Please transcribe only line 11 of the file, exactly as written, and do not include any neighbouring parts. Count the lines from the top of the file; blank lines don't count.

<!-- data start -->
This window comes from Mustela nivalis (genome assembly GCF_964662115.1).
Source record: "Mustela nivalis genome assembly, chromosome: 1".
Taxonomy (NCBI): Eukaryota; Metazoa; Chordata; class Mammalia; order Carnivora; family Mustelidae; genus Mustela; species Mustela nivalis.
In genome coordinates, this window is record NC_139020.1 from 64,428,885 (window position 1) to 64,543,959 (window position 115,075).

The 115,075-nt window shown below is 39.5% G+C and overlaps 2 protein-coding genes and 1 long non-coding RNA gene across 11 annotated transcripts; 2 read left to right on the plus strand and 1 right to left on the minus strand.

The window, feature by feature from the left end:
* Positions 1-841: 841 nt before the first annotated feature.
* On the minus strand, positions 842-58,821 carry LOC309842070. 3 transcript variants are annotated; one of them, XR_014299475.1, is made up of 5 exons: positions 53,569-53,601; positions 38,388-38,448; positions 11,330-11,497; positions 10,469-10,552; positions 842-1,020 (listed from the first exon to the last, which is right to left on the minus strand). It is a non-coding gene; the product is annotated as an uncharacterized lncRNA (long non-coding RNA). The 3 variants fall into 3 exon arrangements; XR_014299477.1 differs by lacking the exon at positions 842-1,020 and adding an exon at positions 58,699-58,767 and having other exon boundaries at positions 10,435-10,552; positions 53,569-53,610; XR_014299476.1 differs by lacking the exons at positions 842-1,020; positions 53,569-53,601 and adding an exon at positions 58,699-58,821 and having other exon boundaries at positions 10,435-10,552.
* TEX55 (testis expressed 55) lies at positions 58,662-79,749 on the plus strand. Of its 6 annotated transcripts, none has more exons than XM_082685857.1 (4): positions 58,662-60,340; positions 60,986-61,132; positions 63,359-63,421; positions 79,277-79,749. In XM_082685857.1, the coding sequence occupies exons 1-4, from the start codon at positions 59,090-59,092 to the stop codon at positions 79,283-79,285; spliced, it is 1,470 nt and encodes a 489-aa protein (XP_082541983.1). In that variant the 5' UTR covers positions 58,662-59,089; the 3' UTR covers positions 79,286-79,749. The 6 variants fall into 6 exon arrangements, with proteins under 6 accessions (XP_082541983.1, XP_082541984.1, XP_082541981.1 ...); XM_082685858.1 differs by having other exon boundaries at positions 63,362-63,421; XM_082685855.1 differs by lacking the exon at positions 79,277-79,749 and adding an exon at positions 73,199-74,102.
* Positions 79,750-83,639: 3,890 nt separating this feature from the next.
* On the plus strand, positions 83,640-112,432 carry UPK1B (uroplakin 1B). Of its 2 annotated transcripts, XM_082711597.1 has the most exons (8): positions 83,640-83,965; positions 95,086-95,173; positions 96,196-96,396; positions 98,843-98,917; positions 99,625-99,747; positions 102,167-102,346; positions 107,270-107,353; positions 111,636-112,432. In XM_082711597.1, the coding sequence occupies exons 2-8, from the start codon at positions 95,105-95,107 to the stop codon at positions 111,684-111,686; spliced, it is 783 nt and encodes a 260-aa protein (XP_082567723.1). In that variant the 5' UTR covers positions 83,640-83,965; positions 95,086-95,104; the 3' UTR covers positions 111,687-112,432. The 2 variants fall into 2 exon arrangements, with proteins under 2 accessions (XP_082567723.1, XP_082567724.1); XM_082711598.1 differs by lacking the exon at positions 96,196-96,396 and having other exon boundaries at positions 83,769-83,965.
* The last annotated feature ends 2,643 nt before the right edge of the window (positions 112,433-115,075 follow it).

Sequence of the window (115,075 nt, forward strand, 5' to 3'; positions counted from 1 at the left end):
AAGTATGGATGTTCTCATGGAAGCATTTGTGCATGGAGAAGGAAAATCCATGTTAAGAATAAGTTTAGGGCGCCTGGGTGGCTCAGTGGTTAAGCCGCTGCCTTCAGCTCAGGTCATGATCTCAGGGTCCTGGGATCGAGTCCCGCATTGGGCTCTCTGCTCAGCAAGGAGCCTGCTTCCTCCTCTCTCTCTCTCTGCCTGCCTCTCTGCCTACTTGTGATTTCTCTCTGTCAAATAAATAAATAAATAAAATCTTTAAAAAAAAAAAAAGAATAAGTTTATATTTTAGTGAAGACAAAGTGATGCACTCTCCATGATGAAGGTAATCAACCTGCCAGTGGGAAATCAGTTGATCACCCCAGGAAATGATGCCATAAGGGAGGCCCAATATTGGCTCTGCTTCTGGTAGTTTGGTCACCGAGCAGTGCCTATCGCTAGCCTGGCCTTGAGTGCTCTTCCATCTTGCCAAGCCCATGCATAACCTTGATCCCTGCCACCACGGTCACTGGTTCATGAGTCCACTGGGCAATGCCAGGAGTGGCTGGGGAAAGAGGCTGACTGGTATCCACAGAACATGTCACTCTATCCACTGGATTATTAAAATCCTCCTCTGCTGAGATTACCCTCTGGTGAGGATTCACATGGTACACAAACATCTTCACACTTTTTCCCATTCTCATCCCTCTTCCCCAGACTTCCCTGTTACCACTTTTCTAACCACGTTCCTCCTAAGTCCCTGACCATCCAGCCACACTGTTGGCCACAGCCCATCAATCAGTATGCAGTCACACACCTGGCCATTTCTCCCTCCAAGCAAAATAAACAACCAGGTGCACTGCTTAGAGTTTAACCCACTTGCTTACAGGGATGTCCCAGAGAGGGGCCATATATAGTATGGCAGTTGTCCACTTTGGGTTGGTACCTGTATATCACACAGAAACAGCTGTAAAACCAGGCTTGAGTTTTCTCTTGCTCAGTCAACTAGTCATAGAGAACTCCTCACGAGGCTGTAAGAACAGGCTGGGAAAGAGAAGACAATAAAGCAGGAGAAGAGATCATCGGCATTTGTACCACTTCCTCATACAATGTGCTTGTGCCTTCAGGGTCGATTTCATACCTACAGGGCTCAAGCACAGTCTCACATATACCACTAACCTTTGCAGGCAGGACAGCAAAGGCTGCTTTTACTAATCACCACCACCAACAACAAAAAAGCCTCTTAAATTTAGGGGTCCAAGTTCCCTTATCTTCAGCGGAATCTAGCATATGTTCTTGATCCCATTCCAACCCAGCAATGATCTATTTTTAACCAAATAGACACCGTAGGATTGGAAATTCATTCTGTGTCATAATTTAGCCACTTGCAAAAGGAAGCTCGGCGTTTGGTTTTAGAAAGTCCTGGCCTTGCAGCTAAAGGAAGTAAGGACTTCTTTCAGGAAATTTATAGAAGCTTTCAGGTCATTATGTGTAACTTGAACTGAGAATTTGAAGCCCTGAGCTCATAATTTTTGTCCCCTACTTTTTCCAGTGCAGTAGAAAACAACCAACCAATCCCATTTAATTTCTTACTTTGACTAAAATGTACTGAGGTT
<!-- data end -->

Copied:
* On the plus strand, positions 83,640-112,432 carry UPK1B (uroplakin 1B). Of its 2 annotated transcripts, XM_082711597.1 has the most exons (8): positions 83,640-83,965; positions 95,086-95,173; positions 96,196-96,396; positions 98,843-98,917; positions 99,625-99,747; positions 102,167-102,346; positions 107,270-107,353; positions 111,636-112,432. In XM_082711597.1, the coding sequence occupies exons 2-8, from the start codon at positions 95,105-95,107 to the stop codon at positions 111,684-111,686; spliced, it is 783 nt and encodes a 260-aa protein (XP_082567723.1). In that variant the 5' UTR covers positions 83,640-83,965; positions 95,086-95,104; the 3' UTR covers positions 111,687-112,432. The 2 variants fall into 2 exon arrangements, with proteins under 2 accessions (XP_082567723.1, XP_082567724.1); XM_082711598.1 differs by lacking the exon at positions 96,196-96,396 and having other exon boundaries at positions 83,769-83,965.